Martin Scorsese’s “Killers of the Flower Moon” opened this weekend in over 3,600 theaters, taking in an estimated $23 million in the United States and Canada. It’s the largest box office opening for the director since the $41.4 million opening for “Shutter Island” in February 2010 (starring Leonardo DiCaprio) and a special feat considering both its length — three and a half hours — and the lack of promotional support from its cast, which includes Mr. DiCaprio and Robert De Niro, because of the actors’ strike.
It earned an additional $21 million in its international release.
“Killers” is the largest theatrical release for Apple Studios, which will return to the box office at Thanksgiving with the Ridley Scott epic “Napoleon” and again in February with the spy caper “Argylle.”
(Its strong showing didn’t earn bragging rights for this weekend’s box office. The No. 1 spot for the second week in a row went to “Taylor Swift: The Eras Tour,” which cost $15 million. It earned an estimated $31 million for a total of $129.8 million — a boon for AMC Theatres Distribution’s first release.)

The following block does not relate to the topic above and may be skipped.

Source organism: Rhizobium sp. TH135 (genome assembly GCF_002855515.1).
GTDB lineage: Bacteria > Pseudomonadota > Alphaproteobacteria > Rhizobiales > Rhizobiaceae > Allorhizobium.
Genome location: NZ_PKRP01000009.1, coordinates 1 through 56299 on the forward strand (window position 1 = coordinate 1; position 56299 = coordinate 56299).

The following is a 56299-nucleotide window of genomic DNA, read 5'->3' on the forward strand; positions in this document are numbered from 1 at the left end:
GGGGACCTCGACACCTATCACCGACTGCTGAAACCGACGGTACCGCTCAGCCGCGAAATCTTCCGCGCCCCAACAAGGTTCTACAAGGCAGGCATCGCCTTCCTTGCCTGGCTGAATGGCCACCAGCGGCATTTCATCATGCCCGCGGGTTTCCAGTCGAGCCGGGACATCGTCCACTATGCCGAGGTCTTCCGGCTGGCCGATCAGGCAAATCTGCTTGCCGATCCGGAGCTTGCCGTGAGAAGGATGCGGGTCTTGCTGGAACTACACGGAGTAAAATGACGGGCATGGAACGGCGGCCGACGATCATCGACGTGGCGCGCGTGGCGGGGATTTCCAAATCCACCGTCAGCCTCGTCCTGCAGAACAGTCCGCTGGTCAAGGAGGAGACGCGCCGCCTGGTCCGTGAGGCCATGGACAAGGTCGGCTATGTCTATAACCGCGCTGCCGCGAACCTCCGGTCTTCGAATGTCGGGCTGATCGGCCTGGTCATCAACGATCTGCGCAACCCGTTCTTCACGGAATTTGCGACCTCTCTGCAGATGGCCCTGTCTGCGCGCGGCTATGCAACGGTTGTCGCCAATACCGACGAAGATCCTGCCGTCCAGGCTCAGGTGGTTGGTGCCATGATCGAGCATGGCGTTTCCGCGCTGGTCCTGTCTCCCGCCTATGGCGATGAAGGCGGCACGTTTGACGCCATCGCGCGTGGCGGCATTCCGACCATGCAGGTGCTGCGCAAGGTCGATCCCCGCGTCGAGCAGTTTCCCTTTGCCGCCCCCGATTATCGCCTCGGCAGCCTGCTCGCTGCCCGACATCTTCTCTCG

According to the worldwide distributor Paramount Pictures, the film about the murders of members of the Osage Nation, a Native American tribe in Oklahoma, in the 1920s, performed well in the top movie markets of Los Angeles, New York and San Francisco but also drew audiences in Oklahoma City and Tulsa. Mr. Scorsese filmed the movie in Oklahoma and cast a number of Osage in the film.
More men saw the film than women, and 44 percent of the audience was under 30, a surprise for Paramount.
“That was really telling and bodes well for the future of cinema,” Paramount’s president of domestic distribution, Chris Aronson, said in an interview. “I didn’t know that many younger people would seek this movie out because, on the surface, you wouldn’t think that there would be that much appeal there.”
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